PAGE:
The Album That Invented Hardcore Hip-Hop: Run-D.M.C. Changed the Sound of Music and Popular Culture
Run-D.M.C.'s 1984 Debut Benefits from Definitive Restorative Treatment on 180g Mobile Fidelity SuperVinyl 33RPM LP: Limited to 3,000 Numbered Copies
1/2" / 15 IPS analog master to DSD 256 to analog console to lathe
The impact, influence, and importance of Run-D.M.C.'s self-titled debut – the album that invented hardcore hip-hop and bridged rap, rock, and funk in then-unparalleled ways – cannot be measured. The first full-length record released by Profile Records, the 1984 set permanently changed the sound of music, broadcast streetwise wisdom to every corner of the country, and made the notion of a one-man band a distinct reality. Bolstered by an incendiary blend of staccato deliveries, stark beats, aggressive exchanges, evocative hooks, and socially conscious messages, Run-D.M.C. still hits listeners in the jaw with the same intensity it did nearly 40 years ago when it could be heard booming from ghetto blasters carried around city blocks nationwide.
Sourced from the original master tapes and pressed on MoFi SuperVinyl, Mobile Fidelity's numbered-edition 180g SuperVinyl 33RPM LP is the definitive-sounding version of the groundbreaking work cited by Rolling Stone as the 378th Greatest Album of All Time. This reissue also represents the first time this gold-certified effort has been presented in audiophile quality. Benefitting from the ultra-low noise floor, superb groove definition, and dead-quiet surfaces of SuperVinyl, Run-D.M.C. now plays with a clarity, immediacy, punchiness, and directness worthy of the artistry, urgency, and intellect of the trio's material.
The brilliance of Russell Simmons and Larry Smith's production comes into view as if the music is being broadcast on a giant system in a small club — only more focused, lively, and unlimited. Free of dynamic constraints and fatiguing harshness, this LP invites you to turn up the volume and experience the raw, rough, invigorating songs that changed the look, sound, and feel of hip-hop overnight. Think the trio’s sparse framework of drum machines, tag-team rhymes, keyboard accents, and turntable scratches is stuck in the mid-80s? Spin MoFi’s SuperVinyl LP and gain new appreciation for the music, messages, and production on display on Run-D.M.C.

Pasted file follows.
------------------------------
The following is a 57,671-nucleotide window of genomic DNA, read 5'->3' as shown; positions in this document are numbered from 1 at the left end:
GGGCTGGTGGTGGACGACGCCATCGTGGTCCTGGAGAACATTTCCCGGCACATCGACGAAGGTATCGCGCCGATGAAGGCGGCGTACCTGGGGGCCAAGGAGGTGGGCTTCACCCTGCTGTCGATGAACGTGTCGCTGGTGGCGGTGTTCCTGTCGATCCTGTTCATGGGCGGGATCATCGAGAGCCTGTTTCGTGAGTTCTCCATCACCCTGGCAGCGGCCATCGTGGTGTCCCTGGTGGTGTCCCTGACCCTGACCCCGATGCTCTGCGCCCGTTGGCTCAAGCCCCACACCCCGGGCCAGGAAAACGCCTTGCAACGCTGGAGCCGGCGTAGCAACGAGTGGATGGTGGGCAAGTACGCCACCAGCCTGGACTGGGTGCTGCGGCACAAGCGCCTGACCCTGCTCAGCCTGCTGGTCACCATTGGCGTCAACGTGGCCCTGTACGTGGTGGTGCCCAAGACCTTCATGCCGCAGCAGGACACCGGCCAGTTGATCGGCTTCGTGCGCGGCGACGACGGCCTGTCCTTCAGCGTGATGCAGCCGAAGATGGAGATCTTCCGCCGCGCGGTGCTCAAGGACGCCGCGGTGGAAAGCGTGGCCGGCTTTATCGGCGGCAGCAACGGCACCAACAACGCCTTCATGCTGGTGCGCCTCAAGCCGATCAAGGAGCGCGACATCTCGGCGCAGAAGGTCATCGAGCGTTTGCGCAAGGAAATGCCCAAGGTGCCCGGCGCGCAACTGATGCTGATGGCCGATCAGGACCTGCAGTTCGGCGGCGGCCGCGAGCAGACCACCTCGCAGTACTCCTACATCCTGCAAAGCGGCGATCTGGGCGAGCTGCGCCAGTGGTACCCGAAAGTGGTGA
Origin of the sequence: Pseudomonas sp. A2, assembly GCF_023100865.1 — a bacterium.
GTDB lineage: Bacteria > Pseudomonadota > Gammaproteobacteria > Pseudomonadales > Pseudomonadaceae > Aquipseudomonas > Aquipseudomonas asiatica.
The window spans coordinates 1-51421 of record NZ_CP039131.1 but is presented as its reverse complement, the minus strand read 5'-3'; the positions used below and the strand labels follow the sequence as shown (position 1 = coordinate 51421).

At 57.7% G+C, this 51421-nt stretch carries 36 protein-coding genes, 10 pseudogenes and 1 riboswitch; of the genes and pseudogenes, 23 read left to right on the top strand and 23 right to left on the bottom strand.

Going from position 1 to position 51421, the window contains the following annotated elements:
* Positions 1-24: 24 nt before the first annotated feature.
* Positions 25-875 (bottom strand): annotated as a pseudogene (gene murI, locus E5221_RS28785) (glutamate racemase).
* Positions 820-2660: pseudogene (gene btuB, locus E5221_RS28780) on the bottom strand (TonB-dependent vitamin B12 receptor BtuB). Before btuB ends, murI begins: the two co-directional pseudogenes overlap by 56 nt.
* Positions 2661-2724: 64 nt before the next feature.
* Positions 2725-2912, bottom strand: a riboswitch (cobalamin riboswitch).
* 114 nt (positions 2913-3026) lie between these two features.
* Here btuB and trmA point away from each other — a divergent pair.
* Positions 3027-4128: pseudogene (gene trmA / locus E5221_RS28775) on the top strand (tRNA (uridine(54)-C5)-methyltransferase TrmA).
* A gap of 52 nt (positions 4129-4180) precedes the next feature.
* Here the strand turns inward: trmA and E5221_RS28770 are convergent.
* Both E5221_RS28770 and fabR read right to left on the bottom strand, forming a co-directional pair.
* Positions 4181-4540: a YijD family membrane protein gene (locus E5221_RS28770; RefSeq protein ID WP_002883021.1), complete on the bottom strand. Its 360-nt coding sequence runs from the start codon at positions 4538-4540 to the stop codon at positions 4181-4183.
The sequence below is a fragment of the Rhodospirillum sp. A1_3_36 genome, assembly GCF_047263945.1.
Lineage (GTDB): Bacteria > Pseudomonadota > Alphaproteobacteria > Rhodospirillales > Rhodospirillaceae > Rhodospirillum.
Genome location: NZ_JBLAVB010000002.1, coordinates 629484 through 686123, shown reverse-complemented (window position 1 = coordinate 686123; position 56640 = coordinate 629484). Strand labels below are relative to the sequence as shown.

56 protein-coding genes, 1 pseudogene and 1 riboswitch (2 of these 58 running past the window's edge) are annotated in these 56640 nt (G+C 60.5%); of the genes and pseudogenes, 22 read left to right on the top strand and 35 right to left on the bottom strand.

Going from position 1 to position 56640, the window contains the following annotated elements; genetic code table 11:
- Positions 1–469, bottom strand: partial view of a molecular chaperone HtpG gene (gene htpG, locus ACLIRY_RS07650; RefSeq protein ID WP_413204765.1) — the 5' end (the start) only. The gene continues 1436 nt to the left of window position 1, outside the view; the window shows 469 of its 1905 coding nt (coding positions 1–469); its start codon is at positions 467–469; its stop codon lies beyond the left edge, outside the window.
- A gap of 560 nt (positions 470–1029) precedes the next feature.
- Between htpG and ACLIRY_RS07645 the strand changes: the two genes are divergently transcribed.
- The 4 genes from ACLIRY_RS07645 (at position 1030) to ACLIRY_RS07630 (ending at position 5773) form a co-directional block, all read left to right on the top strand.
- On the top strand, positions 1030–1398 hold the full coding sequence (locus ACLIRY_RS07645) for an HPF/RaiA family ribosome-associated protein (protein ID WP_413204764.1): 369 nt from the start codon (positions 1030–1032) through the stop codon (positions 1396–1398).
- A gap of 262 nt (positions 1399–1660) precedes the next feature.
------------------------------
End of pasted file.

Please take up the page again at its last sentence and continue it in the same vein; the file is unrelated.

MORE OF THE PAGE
Recorded in the wake of two successful and pioneering singles, both included on the album, Run-D.M.C. effectively took a sheet of coarse-grit sandpaper to the polish, sheen, and linear presentation of all the hip-hop that preceded it. Stripped to bare-bones foundations, the songs grab your attention and shake you by the collar with a combination of industrial-leaning rhythms, staggered deliveries, dance drama, and hard, minimalist percussion. Then there are the lyrics.
The LP broadcasts a smart mix of boots-on-the-ground reports, uplifting advice, and then-nascent b-boy culture. In one fell swoop, its narratives and music rendered the scene’s proclivity toward glamor and softness passé. Run-D.M.C.’s tough, cool-minded fashion sense showed the trio walked its talk and gave fans — particularly those living in long-ignored urban areas — heroes which with they could identify. Kangol hats, black jeans, leather jackets, Adidas sneaks, and gold chains were the new currency.
In every regard, Run-D.M.C. signifies the birth of modern hip-hop. Never more obviously than on the groundbreaking “Rock Box,” where rap and rock were first fused. As the first hip-hop video to receive regular rotation on MTV, the track eviscerated racial and social boundaries, awakened musicians and listeners to new possibilities, and redefined both popular music and, ultimately, popular culture. As the Roots’ Questlove has stated, it “ knocked down many obstacles, enabling hip-hop to become the new gospel."
Such teaching includes the real-world scripture of “Hard Times,” utopian hopefulness of “Wake Up,” and observational truths of “It’s Like That.” Released as the group’s debut single well before its eponymous album, the latter tune established themes and outlooks Run-D.M.C. would embrace during its career. Namely, the keen awareness of various prejudices, economic ills, and disruptive violence as well as the knowledge that education, self-motivation, and hard work were the ways to escape disadvantages and disillusionment.
Inspired and inspirational, the song reflects the spirit and shrewdness that courses throughout Run-D.M.C. That includes a detailed account of the trio’s not-so secret weapon (“Jam-Master Jay”), purpose statement (“Hollis Crew (Krush-Groove 2)”), and a revolutionary hybrid autobiographical narrative-dis track (“Sucker M.C.’s (Krush-Groove 1)”) widely regarded as one of the best hip-hop songs ever created. The same can be said for every moment on Run-D.M.C.
Developed by NEOTECH and RTI, MoFi SuperVinyl is the most exacting-to-specification vinyl compound ever devised. Analog lovers have never seen (or heard) anything like it. Extraordinarily expensive and extremely painstaking to produce, the special proprietary compound addresses two specific areas of improvement: noise floor reduction and enhanced groove definition. The vinyl composition features a new carbonless dye (hold the disc up to the light and see) and produces the world's quietest surfaces. This high-definition formula also allows for the creation of cleaner grooves that are virtually indistinguishable from the original lacquer. MoFi SuperVinyl provides the closest approximation of what the label's engineers hear in the mastering lab.